Jack has no idea who he is, and no one else does either. There's a very simple explanation for that last problem: they can't seem to see Jack. Indeed, Jack has powers any kid would love (Jack Frost that is) and has a great time running about and using them, but no one can see him. He's all alone.
Kind of like Pitch Black. See, he's the Boogeyman, and he's real.
So are Santa Claus (North), the Easter Bunny (Bunnymund), the Tooth Fairy (Tooth), and the Sandman. They make up an elite group called Guardians who protect children, give them hope, and pretty much just keep them happy kids who are not consumed by fear.
Unfortunately, Pitch Black is tired of not being believed in, and he's got a plan to remind everyone that he exists. When this plan puts the Guardians and the kids in danger, they turn to the Man in the Moon for guidance.
Moon sends them Jack. What was Moon thinking?!


Word of Warning
  • Santa Claus, the Easter Bunny, the Sandman, the Tooth Fairy, and Jack Frost are assumed real, portrayed as real, and the whole story depends upon them being real. In contrast, they are portrayed as very different compared to most kids' views. In fact, the Guardians aren't even very good with kids because it's been so long since they played with them.
  • Pitch Black is scary. He creates nightmares, both the kind in a dream and the kind that are black horses made of sand that chase down people and attack them. He creates fear.
  • Jack's past involves him falling into a hole in the ice to protect his sister. She is saved, and he drowns (almost).
  • Jack and Bunnymund have their differences (mainly because Jack is bored and annoying with no one to play with) and argue often.
  • The Tooth Fairy has little tooth fairies working for her. They seem to have a thing for Jack, and can barely keep from fainting when he's around (which, all things considered, is rather funny since they fit in his hand). Tooth also seems to like him, though it's more subtle (a hug once, a conversation another time). Jack apparently feels the same (toward Tooth, not her fairies) and returns the hug, the conversation, and is quite chivalrous to her, but nothing more.
  • Various battles are fought between Pitch, the Nightmares, and the Guardians.
  • Jack wants nothing to do with responsibility and being a Guardian. He's selfish and simply wants to know his past. He feels like without knowing his past, he doesn't know who he is.
  • Pitch is consumed (yes, attacked, eaten, disappears, etc) by the nightmares he created.
  • Jack is reckless and though the kids he plays with never actually get hurt, they do encounter some pretty crazy situations, and one even looses a tooth after a couch hits him (he's not hurt). He sends a kid sledding down a street but makes sure the kid doesn't hit any cars, following along beside him. The cars, on the other hand, do bump into each other a bit in the background.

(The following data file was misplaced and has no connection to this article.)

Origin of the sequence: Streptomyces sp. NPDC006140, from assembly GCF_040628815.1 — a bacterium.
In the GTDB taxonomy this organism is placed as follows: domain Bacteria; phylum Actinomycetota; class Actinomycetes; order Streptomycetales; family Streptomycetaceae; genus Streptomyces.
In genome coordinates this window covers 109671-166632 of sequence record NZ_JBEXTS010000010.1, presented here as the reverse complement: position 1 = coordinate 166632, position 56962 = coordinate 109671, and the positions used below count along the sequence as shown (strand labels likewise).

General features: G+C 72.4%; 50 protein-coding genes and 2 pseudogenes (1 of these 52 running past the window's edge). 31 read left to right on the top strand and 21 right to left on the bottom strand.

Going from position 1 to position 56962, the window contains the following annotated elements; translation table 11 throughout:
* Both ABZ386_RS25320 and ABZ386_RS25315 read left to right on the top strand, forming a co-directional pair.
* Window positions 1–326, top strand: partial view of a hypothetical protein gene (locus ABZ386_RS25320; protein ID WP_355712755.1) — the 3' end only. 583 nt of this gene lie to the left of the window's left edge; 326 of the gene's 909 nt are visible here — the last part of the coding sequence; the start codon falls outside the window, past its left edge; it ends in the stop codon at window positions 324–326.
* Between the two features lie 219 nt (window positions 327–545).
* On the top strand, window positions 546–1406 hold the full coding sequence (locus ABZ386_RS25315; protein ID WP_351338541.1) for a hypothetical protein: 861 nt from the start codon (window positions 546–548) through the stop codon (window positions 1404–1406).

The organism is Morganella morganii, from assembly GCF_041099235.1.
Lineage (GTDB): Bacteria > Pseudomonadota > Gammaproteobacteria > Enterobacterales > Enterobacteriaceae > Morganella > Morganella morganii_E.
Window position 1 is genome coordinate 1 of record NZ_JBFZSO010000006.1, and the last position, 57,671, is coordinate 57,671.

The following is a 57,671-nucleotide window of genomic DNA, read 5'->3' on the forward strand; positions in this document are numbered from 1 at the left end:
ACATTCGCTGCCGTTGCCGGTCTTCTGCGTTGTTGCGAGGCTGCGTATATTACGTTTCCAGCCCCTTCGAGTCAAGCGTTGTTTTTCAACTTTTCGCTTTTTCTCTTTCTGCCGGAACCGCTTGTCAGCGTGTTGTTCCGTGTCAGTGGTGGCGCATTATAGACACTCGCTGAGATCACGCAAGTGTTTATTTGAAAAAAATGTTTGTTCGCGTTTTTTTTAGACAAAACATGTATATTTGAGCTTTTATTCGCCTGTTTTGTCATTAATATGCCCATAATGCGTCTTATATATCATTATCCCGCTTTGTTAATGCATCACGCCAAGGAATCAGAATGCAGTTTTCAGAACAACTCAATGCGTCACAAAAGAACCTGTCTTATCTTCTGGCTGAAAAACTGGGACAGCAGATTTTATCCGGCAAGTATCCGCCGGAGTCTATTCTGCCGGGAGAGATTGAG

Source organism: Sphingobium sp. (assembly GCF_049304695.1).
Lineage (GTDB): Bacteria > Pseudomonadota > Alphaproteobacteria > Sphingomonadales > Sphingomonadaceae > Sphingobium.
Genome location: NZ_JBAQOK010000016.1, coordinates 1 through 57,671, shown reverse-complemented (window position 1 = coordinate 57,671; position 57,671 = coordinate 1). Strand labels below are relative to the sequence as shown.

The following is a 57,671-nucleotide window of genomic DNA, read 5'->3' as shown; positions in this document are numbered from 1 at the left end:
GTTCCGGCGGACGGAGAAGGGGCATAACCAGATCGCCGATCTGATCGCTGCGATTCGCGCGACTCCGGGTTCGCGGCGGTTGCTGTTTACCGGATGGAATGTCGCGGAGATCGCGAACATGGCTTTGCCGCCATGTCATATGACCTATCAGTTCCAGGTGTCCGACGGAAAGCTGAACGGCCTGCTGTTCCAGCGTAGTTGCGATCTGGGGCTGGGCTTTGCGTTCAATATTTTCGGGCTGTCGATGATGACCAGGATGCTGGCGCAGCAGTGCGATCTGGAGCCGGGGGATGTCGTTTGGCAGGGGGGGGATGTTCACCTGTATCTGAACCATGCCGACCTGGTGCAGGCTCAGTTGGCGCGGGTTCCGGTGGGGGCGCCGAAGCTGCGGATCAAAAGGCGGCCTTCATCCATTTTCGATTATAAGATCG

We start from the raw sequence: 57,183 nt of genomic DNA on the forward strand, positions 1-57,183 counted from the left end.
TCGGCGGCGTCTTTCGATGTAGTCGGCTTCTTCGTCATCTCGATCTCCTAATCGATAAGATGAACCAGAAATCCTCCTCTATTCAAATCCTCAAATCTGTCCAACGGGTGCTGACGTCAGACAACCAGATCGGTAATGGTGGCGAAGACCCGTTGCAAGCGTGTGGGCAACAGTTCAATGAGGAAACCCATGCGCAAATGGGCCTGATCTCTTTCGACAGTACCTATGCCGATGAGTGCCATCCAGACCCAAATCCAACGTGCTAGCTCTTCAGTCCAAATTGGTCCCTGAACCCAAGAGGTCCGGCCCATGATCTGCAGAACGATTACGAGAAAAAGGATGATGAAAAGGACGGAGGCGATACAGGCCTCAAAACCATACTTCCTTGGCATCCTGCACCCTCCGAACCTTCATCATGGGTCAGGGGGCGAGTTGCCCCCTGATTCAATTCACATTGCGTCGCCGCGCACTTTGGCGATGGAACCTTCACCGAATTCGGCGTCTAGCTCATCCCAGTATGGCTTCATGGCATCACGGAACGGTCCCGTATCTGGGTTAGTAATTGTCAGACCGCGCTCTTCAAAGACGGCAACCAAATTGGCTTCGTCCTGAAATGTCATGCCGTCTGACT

• Tooth terrifies a little kid by showing the child teeth with a bit of blood and gum still on them (not at all graphic), trying to make the kid happy. Obviously this doesn't work out, proving once again that the Guardians are not very good with kids anymore.
  • Bunnymund says "bloody" and "crikey."
  • The Sandman is stabbed with a sandy black spike made by Pitch, which slowly turns Sandman into black sand and he eventually disappears.
  • When kids stop believing in the Guardians, the Guardians lose their powers.
  • North and Bunnymund seem to have an age-old argument going about what's more important, Christmas or Easter.
  • Kids run around with the Guardians at night and their parents apparently have no idea what's going on. This particular night involves a battle with Pitch and then lots of fun and frolicking in the snow and witnessing a oath-taking ceremony for Jack.
  • Easter ceases to exist because there are no eggs. It's apparently about hope and new beginnings, but it's nothing with new eggs. I think it's safe to assume the same would happen with Christmas.
  • Christianity is lacking from the film, which is slightly disturbing given that North and Bunnymund are involved in the two biggest holidays (read: Holy Days) of the year.
My Thoughts
It's fun. Jack's struggle is tough and sad, but nicely done and in the end he does save the day.
What more is there to say? It was a unique twist on all these different classic characters. The storyline was exciting and fun and Jack was a relatively new addition for this story. The animation was fantastic.
But then, in the end, it's just a story. It feels like one of those picture books at the library that has no point. There's no moral, no message, not even a striking end. The funny thing is, this movie had a very strong message: don't stop believing in _______(fill in the blank however you like).
Without Christianity to back up that message, it disappears into the air just as quickly as Sandman's good dreams, or Pitch's nightmares.

Wednesday, August 7, 2013

Book Review: Rapunzel's Revenge (Graphic Novel)

Title: Rapunzel's Revenge
Author: Shannon and Dean Hale
Illustrator: Nathan Hale
Genre: Graphic Novel, Fairy Tale, Fantasy
My Rating: ****
Age Group: 12+

Summary -
Once upon a time, there was a little girl named Rapunzel who was raised by Mother Gothel in a grand, beautiful villa, surrounded by the woman's growth-magic. But the villa was encircled by a great wall, and Rapunzel, being curious, wanted to see over that wall, even though Mother Gothel had forbidden it. One day, Rapunzel found a way to the top of the wall and saw that Mother Gothel's villa was surrounded by death and ugliness.